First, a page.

I munch on my pasta while Chandler regales me with stories about visiting Sarasota in his youth. He asks if I’d like to see the pasta extruder at work, and I watch as he fidgets with the machine, finally getting the mixture just right so fresh fettuccine can cascade out of it. I am captivated.

I’m not the only one. A French couple walks in to place an order. They take their boxes on a stroll, only to return minutes later to congratulate Chandler on a job well done. I can’t help but agree.

DalMoros is open 11 a.m.-9 p.m. from Sunday-Thursday and 11 a.m.-10 p.m. on Friday-Saturday at 309 John Ringling Blvd. For more information call (941) 217-4386 or visit its website.

Dead fish stench: Red tide worsens along Sarasota and Manatee beaches

The familiar stench of dead fish is back in the air in parts of Sarasota County as a red-tide bloom that has plagued Southwest Florida since Hurricane Ian continues to worsen, and fish and other sea life are beginning to wash ashore.The massive red tide bloom first took hold off the shores of Sarasota County in the weeks following Hurricane Ian in the same communities also most impacted by the Category 4 storm.Dead fish have dotted the scattered shorelines of waterfront parks, beaches and boat ramps throughout th...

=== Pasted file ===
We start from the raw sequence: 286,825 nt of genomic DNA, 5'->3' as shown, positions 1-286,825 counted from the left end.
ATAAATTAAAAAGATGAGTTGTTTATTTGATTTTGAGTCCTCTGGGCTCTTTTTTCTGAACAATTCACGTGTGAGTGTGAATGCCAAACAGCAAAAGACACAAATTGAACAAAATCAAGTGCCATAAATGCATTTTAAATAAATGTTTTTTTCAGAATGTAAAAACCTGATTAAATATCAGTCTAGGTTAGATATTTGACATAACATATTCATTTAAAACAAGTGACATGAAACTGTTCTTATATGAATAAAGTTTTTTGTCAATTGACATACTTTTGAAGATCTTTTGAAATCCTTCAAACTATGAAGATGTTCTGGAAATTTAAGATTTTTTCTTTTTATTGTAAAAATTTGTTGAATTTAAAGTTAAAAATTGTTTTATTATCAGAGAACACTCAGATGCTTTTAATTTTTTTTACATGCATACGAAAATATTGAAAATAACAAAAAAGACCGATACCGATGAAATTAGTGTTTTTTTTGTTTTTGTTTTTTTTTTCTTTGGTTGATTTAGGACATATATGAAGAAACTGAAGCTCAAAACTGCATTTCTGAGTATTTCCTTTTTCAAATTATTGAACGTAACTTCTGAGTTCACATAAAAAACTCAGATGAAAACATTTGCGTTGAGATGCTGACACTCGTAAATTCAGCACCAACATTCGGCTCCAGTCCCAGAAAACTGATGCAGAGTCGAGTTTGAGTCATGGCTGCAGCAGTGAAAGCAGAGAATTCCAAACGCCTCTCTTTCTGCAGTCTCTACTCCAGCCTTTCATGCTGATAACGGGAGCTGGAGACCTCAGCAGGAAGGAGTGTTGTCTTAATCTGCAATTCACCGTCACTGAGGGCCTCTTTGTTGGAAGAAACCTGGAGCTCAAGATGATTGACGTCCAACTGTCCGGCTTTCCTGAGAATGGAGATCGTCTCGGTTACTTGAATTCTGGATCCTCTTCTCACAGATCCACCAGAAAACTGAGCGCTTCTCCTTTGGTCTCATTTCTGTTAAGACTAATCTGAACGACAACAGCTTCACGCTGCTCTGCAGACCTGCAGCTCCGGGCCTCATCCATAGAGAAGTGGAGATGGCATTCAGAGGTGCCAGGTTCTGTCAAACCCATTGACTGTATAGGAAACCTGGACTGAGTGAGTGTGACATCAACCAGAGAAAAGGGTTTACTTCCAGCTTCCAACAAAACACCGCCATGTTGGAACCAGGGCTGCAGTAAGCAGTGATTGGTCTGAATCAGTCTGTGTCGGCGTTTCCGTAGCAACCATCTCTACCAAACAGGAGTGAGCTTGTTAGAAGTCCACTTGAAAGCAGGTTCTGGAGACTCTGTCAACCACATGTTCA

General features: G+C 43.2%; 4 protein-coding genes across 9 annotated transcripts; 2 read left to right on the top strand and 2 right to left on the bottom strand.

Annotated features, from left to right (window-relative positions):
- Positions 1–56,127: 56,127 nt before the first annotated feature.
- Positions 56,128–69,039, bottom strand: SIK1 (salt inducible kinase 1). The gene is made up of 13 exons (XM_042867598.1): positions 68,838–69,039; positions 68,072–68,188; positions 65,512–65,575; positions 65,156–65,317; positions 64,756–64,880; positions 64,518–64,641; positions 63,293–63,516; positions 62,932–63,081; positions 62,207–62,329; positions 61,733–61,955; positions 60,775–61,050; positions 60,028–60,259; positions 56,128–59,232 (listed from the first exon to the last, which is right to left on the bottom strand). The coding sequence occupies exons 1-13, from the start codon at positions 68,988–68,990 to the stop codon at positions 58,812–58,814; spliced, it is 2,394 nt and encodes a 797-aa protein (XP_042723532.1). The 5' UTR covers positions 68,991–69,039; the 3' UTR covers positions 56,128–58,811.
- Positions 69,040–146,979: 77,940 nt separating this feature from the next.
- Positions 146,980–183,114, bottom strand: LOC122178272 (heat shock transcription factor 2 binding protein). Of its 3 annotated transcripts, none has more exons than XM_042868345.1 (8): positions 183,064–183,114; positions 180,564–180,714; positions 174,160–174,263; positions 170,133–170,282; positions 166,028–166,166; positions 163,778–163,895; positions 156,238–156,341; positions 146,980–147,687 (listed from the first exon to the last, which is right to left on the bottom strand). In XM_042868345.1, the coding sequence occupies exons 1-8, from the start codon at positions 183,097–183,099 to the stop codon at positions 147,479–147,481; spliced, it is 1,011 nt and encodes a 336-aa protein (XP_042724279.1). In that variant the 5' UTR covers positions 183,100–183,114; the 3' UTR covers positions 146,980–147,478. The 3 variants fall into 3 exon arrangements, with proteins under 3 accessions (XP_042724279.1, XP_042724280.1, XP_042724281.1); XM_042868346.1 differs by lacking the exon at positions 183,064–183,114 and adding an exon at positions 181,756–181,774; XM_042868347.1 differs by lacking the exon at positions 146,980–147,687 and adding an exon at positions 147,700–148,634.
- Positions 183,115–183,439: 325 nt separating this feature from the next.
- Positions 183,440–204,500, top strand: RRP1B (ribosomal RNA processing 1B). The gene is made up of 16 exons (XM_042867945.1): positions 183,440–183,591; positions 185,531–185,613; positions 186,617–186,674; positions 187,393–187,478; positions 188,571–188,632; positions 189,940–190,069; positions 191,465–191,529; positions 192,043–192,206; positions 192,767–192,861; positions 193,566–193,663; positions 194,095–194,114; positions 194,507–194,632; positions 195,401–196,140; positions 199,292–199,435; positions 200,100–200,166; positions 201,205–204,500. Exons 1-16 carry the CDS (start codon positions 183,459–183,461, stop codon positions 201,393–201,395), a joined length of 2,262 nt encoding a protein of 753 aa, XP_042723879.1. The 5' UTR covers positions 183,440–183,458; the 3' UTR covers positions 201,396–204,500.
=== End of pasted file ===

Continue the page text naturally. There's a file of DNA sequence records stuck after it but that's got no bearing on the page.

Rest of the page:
The familiar stench of dead fish is back in the air in parts of Sarasota County as a red-tide bloom that has plagued Southwest Florida since Hurricane Ian continues to worsen, and fish and other sea life are beginning to wash ashore.

The massive red tide bloom first took hold off the shores of Sarasota County in the weeks following Hurricane Ian in the same communities also most impacted by the Category 4 storm.

Dead fish have dotted the scattered shorelines of waterfront parks, beaches and boat ramps throughout the region.

On Thursday, winds had blown recently deceased fish to Ken Thompson Park and beaches like Lido. City of Sarasota officials said they are monitoring the site, along with many other areas throughout the city, for potential cleanup operations — although the amount of dead fish has not yet met the required threshold to do so.

"There's a snowstorm at home, so I am enjoying the beach anyway," said Jayme Bradshaw, 54, a Michigan resident visiting family for the holidays. "I've just been here a few days. I'm enjoying the beach for sure, staying away from the dead fish, and rinsing off in the shower. "

This week, bloom levels of red tide were found in samples from south Manatee, Sarasota, Lee, and Collier counties, according to a mid-week update by the Florida Fish and Wildlife Conservation Commission issued on Wednesday.